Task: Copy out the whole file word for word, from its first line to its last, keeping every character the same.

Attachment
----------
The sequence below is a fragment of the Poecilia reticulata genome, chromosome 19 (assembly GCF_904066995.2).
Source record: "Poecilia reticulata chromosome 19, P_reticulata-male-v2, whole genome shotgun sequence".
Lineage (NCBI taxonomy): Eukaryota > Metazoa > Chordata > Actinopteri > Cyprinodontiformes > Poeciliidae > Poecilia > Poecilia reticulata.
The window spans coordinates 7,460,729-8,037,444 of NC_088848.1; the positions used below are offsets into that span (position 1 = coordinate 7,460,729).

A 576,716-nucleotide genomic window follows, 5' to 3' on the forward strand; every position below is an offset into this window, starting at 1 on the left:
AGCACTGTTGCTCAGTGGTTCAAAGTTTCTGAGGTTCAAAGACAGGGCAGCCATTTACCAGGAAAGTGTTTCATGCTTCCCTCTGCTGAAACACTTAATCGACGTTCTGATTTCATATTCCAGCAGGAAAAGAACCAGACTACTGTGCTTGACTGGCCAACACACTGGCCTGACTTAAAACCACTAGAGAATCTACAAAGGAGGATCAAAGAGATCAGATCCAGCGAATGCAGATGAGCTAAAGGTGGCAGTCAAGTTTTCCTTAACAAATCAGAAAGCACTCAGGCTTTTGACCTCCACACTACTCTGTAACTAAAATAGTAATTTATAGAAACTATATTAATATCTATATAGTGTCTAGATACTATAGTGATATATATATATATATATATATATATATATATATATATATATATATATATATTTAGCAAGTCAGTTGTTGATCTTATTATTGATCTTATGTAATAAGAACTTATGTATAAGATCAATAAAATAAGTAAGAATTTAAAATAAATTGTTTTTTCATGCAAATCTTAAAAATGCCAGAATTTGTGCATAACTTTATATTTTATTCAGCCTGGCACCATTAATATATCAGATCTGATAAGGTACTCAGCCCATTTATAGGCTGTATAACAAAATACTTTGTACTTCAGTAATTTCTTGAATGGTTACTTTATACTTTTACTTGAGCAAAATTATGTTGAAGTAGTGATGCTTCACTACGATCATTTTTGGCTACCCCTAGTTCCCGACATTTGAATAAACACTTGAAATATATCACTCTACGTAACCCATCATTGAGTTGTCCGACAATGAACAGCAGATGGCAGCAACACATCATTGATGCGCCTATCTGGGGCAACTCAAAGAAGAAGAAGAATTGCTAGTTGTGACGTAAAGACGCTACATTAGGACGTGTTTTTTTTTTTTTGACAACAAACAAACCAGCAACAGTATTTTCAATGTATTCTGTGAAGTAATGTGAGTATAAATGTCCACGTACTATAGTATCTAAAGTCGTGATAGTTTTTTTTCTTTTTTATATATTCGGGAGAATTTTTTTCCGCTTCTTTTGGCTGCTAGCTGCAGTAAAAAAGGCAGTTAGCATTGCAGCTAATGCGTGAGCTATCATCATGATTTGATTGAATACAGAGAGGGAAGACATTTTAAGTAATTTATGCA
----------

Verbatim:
The sequence below is a fragment of the Poecilia reticulata genome, chromosome 19 (assembly GCF_904066995.2).
Source record: "Poecilia reticulata chromosome 19, P_reticulata-male-v2, whole genome shotgun sequence".
Lineage (NCBI taxonomy): Eukaryota > Metazoa > Chordata > Actinopteri > Cyprinodontiformes > Poeciliidae > Poecilia > Poecilia reticulata.
The window spans coordinates 7,460,729-8,037,444 of NC_088848.1; the positions used below are offsets into that span (position 1 = coordinate 7,460,729).

A 576,716-nucleotide genomic window follows, 5' to 3' on the forward strand; every position below is an offset into this window, starting at 1 on the left:
AGCACTGTTGCTCAGTGGTTCAAAGTTTCTGAGGTTCAAAGACAGGGCAGCCATTTACCAGGAAAGTGTTTCATGCTTCCCTCTGCTGAAACACTTAATCGACGTTCTGATTTCATATTCCAGCAGGAAAAGAACCAGACTACTGTGCTTGACTGGCCAACACACTGGCCTGACTTAAAACCACTAGAGAATCTACAAAGGAGGATCAAAGAGATCAGATCCAGCGAATGCAGATGAGCTAAAGGTGGCAGTCAAGTTTTCCTTAACAAATCAGAAAGCACTCAGGCTTTTGACCTCCACACTACTCTGTAACTAAAATAGTAATTTATAGAAACTATATTAATATCTATATAGTGTCTAGATACTATAGTGATATATATATATATATATATATATATATATATATATATATATATATATATATTTAGCAAGTCAGTTGTTGATCTTATTATTGATCTTATGTAATAAGAACTTATGTATAAGATCAATAAAATAAGTAAGAATTTAAAATAAATTGTTTTTTCATGCAAATCTTAAAAATGCCAGAATTTGTGCATAACTTTATATTTTATTCAGCCTGGCACCATTAATATATCAGATCTGATAAGGTACTCAGCCCATTTATAGGCTGTATAACAAAATACTTTGTACTTCAGTAATTTCTTGAATGGTTACTTTATACTTTTACTTGAGCAAAATTATGTTGAAGTAGTGATGCTTCACTACGATCATTTTTGGCTACCCCTAGTTCCCGACATTTGAATAAACACTTGAAATATATCACTCTACGTAACCCATCATTGAGTTGTCCGACAATGAACAGCAGATGGCAGCAACACATCATTGATGCGCCTATCTGGGGCAACTCAAAGAAGAAGAAGAATTGCTAGTTGTGACGTAAAGACGCTACATTAGGACGTGTTTTTTTTTTTTTGACAACAAACAAACCAGCAACAGTATTTTCAATGTATTCTGTGAAGTAATGTGAGTATAAATGTCCACGTACTATAGTATCTAAAGTCGTGATAGTTTTTTTTCTTTTTTATATATTCGGGAGAATTTTTTTCCGCTTCTTTTGGCTGCTAGCTGCAGTAAAAAAGGCAGTTAGCATTGCAGCTAATGCGTGAGCTATCATCATGATTTGATTGAATACAGAGAGGGAAGACATTTTAAGTAATTTATGCA